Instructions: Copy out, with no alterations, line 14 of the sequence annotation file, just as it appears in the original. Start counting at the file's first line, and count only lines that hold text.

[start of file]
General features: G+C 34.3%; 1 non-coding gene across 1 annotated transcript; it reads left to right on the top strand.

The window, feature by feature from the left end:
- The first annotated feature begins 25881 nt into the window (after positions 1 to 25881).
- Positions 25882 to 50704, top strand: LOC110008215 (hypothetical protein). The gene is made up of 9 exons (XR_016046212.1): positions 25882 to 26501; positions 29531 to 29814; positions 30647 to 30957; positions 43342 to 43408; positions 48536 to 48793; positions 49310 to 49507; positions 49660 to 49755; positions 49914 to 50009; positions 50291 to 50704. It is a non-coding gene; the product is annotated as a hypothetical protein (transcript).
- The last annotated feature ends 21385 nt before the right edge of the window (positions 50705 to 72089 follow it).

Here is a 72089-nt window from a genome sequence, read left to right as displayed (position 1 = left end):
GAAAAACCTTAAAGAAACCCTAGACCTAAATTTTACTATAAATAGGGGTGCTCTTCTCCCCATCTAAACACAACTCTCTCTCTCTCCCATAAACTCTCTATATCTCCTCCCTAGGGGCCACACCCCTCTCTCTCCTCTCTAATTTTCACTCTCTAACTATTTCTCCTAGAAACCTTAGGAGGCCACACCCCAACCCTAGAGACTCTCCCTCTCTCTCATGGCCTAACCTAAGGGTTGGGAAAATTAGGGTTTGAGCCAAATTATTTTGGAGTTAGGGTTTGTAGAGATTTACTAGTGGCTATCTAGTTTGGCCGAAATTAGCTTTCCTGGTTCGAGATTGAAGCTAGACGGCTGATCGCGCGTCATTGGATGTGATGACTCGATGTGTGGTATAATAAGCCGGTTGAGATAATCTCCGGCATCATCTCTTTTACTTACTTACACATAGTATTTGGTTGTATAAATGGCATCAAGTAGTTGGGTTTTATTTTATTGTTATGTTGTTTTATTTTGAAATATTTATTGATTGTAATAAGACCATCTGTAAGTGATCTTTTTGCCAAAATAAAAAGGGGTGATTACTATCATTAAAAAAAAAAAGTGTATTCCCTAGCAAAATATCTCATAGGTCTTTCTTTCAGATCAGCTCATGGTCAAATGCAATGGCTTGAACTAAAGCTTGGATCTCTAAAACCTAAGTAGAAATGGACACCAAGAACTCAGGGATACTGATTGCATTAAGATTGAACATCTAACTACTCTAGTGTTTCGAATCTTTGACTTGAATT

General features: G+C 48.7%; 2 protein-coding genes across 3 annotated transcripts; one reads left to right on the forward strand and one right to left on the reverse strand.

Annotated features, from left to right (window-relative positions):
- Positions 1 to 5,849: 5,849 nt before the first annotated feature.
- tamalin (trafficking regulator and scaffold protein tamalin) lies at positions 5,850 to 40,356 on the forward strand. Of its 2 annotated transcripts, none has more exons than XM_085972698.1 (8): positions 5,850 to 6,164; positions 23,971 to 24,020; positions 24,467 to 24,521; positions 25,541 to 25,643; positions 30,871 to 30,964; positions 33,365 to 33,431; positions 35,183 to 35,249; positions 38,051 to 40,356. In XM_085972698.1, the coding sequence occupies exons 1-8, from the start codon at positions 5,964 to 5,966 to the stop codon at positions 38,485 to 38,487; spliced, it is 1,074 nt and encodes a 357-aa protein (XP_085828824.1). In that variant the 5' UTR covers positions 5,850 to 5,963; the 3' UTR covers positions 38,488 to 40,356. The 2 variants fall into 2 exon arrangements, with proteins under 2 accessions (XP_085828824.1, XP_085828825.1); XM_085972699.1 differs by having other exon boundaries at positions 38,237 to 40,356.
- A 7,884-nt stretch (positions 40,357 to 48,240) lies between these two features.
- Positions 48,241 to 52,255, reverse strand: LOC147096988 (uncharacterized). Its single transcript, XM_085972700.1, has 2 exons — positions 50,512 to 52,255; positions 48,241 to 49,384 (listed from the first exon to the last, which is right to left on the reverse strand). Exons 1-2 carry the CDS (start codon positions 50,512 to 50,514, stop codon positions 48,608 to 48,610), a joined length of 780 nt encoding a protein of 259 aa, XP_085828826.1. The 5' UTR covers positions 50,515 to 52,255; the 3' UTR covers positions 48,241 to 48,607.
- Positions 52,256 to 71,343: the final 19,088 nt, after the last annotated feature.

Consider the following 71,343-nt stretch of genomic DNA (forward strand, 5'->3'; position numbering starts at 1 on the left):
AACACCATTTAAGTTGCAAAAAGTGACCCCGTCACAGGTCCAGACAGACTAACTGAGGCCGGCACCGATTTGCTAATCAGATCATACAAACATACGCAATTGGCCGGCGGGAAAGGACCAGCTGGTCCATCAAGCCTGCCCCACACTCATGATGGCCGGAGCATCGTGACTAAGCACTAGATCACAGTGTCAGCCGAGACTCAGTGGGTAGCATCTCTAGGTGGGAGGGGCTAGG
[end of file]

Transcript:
- Positions 52,256 to 71,343: the final 19,088 nt, after the last annotated feature.